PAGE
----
Using the visible horizon as the extent of what I could reasonably foresee, my US drive would have allowed me to plan for the next several hours with a high degree of confidence; but in the Alps, I didn’t even know what was around the next corner!
Businesses  - and especially ‘projects’ - spend an awful lot of time planning. Some plans at the strategic level are of necessity longer-term, aspirational, more vague; a bit like saying that once we’d made it through the Alps our goal is to eventually get to Milano. But the vast majority are focussed on specific outcomes or deliverables; quite naturally, they attempt to define the who/what/when of those outcomes. However, often these plans are created without any reference to how far we can actually see. They attempt to predict activities and results miles into the future, and we kid ourselves that because the plan ‘looks right’, then it is a fair representation of the future and one accurate enough to navigate and be measured by.
All too often, however, we need to re-plan because we haven’t hit the dates in our original schedule. Sometimes this will be down to forces outside of our control, but often it will be because the plan was never achievable in the first place. We’ve planned as if we were driving across Indiana and not about to tackle another twisting mountain road in Europe. Claims that a project has ‘failed’ often misrepresent the truth; the planning may have failed, not the project. I’m sorry, but a constant 65 mph just isn’t possible heading south on the SS33 towards Italy…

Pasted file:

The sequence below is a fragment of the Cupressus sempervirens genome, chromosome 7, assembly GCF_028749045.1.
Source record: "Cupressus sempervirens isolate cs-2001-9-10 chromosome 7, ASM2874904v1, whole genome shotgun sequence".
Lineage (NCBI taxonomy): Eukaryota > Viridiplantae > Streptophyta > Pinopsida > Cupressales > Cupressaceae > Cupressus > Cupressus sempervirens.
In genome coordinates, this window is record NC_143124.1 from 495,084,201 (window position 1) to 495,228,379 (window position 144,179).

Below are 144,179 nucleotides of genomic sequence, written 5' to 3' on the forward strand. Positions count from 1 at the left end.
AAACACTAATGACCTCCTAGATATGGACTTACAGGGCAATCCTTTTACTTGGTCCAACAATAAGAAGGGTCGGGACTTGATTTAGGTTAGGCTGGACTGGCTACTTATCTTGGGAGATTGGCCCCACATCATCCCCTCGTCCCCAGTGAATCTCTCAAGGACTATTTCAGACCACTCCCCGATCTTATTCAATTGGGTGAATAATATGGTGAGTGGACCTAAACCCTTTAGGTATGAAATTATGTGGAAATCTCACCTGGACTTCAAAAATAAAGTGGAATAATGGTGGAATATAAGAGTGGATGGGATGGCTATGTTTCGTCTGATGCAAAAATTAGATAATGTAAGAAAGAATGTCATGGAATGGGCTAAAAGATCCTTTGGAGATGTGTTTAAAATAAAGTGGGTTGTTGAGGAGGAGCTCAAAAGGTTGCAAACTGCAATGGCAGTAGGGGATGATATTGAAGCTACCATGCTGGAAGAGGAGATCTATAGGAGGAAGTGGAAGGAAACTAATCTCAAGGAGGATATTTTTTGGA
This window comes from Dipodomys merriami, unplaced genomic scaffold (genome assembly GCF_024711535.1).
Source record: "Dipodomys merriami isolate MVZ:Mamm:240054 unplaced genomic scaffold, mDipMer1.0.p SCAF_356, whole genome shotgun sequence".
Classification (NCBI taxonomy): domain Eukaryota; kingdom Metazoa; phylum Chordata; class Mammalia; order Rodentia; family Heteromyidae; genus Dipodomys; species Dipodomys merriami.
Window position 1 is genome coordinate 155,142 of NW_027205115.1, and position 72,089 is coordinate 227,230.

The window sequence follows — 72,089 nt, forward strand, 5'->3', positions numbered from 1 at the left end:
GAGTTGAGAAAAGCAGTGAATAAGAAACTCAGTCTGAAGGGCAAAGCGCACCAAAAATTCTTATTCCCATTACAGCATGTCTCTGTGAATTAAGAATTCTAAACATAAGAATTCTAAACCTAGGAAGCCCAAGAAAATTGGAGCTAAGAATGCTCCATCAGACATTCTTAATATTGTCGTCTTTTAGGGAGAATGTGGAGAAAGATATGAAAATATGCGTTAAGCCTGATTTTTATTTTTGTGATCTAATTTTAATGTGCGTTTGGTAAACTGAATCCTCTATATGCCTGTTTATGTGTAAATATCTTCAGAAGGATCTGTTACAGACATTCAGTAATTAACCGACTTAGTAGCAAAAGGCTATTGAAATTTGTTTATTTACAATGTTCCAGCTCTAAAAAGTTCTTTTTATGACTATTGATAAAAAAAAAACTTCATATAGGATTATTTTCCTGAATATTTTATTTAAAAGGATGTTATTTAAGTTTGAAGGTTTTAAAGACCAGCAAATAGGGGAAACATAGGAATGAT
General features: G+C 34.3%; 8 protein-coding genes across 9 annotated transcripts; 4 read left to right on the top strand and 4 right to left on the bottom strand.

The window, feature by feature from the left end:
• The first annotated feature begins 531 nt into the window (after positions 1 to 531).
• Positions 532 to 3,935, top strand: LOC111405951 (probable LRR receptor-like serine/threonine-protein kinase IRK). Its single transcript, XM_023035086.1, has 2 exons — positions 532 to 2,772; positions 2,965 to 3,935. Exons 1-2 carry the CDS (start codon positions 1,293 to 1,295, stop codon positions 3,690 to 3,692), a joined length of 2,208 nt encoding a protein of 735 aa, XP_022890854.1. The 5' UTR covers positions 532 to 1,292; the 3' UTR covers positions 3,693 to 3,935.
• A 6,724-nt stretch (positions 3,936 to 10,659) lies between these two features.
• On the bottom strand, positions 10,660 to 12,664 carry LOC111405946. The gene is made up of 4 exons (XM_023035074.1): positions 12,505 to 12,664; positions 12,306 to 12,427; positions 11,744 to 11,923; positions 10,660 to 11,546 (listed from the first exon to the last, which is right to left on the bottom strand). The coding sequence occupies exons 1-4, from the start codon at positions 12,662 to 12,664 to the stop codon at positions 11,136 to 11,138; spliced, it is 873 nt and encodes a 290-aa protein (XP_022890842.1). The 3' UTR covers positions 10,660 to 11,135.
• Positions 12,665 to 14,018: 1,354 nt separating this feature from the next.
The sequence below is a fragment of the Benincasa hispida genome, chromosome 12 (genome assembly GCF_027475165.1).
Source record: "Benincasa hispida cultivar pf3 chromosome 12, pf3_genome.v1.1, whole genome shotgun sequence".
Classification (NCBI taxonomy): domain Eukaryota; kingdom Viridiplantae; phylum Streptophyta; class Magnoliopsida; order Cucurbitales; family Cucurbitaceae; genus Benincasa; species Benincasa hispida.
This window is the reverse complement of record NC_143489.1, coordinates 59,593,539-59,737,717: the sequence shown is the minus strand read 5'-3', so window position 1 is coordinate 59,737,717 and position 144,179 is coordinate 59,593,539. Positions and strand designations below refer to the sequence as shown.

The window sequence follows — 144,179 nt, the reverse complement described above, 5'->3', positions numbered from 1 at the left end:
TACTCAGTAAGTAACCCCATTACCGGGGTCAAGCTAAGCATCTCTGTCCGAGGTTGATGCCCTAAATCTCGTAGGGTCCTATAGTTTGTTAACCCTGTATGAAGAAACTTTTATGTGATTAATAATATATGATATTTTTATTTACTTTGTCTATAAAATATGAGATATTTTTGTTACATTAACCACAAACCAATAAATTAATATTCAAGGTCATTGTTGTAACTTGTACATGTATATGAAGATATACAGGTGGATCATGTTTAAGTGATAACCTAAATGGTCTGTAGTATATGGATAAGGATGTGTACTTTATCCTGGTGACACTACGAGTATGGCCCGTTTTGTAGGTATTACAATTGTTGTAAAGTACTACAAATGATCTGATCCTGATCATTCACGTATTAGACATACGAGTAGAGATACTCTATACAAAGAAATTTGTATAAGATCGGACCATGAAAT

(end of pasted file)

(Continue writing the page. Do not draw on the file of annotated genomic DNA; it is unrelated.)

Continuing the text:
Where we have a choice, what should we do? Obviously you need to apply valid context and goals to this. Some objectives will lend themselves to supremely low-levels of planning detail - but most will not. The key is to try and make as much of your plan about the achievement of real and tangible things; things you can see or touch. Time frames will vary too; many of us will have seen the 30-, 60-, 100-days type plan from a new Exec. Whichever approach you take has to be appropriate and work for you, but the scenarios will in most cases by broadly the same: